One of the reasons Martyrs Mirror has continued to be read by Anabaptists for centuries is because it enlivens and illuminates the Biblical texts. Jesus’ injunction to “love your enemies” (Matt 5:44), for example, takes on new life in the story of Dirk Willems, the Dutch Mennonite who abandoned his escape route to pull a pursuing prison guard out of the ice.
Those individuals and communities who have suffered for their faith join the “cloud of witnesses” that accompanies Christians as they study the Bible. In a prayer entitled “The Grace to be Haunted,” Old Testament scholar Walter Brueggemann identifies the prophets, apostles, saints, and martyrs–both ancient and contemporary–who act as witnesses to the truth and vision of the biblical text across time and geography.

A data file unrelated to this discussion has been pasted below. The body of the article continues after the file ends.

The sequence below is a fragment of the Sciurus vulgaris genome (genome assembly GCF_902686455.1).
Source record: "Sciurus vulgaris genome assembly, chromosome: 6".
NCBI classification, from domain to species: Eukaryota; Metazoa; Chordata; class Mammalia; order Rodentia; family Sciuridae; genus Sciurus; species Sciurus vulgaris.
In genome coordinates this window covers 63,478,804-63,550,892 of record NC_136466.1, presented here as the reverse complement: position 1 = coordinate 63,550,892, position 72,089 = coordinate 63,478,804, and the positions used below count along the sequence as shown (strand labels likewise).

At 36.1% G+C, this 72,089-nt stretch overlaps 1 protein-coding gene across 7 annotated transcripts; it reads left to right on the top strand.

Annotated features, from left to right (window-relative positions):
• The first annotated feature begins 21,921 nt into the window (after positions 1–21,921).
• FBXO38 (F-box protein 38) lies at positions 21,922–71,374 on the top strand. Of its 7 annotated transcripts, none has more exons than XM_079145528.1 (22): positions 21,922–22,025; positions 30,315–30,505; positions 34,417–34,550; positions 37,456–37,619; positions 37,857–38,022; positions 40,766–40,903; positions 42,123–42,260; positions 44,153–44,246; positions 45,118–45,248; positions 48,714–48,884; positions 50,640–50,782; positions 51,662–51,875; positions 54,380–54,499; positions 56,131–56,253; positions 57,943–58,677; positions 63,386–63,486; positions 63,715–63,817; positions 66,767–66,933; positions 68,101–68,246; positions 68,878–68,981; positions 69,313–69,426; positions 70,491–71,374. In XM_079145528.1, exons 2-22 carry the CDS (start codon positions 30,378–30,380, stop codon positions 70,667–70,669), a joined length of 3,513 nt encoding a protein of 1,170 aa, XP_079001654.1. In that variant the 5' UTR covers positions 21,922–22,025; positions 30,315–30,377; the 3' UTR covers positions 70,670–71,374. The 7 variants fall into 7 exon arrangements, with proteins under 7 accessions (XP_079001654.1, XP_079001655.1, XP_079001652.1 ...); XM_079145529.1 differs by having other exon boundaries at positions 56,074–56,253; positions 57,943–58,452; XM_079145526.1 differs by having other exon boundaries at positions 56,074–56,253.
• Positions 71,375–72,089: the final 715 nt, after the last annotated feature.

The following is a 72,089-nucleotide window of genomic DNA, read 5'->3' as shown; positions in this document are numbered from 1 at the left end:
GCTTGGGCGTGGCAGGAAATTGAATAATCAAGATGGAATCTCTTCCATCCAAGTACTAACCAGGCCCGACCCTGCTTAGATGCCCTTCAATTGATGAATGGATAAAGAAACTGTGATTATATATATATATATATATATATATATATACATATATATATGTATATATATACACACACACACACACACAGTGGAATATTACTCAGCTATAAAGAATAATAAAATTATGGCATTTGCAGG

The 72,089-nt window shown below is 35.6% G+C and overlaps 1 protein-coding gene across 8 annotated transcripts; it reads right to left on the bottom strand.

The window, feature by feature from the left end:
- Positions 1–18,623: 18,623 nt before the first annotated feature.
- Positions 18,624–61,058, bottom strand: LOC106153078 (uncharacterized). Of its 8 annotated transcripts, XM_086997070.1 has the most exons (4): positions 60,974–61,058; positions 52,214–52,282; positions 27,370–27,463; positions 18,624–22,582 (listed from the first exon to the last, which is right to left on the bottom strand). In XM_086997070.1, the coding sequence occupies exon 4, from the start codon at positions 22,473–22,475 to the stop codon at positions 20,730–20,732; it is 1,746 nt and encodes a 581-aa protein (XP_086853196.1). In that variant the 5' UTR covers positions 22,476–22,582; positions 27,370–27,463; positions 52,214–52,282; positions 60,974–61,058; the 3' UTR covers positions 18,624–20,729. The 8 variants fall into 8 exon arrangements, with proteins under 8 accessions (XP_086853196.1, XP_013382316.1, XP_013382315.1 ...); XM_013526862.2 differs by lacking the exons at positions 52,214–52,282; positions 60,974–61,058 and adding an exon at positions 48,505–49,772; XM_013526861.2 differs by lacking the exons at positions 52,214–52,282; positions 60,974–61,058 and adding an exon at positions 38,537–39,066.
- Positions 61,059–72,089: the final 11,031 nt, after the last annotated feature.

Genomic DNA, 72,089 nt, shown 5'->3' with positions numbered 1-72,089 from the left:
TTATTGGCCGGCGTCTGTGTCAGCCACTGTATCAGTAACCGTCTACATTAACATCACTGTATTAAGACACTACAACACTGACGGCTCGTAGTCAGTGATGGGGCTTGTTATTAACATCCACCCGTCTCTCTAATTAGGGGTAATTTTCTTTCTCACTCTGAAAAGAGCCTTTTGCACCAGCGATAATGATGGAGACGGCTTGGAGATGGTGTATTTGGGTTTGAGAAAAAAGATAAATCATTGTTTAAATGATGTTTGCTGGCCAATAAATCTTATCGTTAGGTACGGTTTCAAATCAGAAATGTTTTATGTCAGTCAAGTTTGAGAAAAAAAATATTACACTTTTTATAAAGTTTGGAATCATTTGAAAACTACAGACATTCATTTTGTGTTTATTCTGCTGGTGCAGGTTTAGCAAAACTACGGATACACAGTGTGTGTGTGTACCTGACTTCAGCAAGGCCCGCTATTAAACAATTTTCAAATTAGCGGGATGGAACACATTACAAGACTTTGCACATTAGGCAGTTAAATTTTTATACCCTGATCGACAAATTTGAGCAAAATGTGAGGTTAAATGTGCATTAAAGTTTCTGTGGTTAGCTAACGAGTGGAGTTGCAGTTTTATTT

Brueggemann concludes by praying,
And we are their heirs, children, continuers. Give us the freedom to be in their presence.
Give us their innocence before the text.
Most of all, give us the grace to be haunted by them,
haunted as they were by the text,
haunted to newness.
We pray in the haunting name of Jesus. Amen.
What if we would allow the stories of Anabaptists suffering for their faith to haunt us? With their testimonies lurking in the corners of our minds and hearts, how would we read the Bible differently?
Would the memory of the injustices these Anabaptist faced give us new energies to confront the injustices of our own contexts..or does that memory feel like a burden?
Walter Brueggeman, “The grace to be haunted,” in Awed to Heaven, Rooted in Earth: prayers of Walter Brueggeman, ed. Edwin Searcy (Minneapolis, Minnesota: Augsburg Fortress, 2003), 57.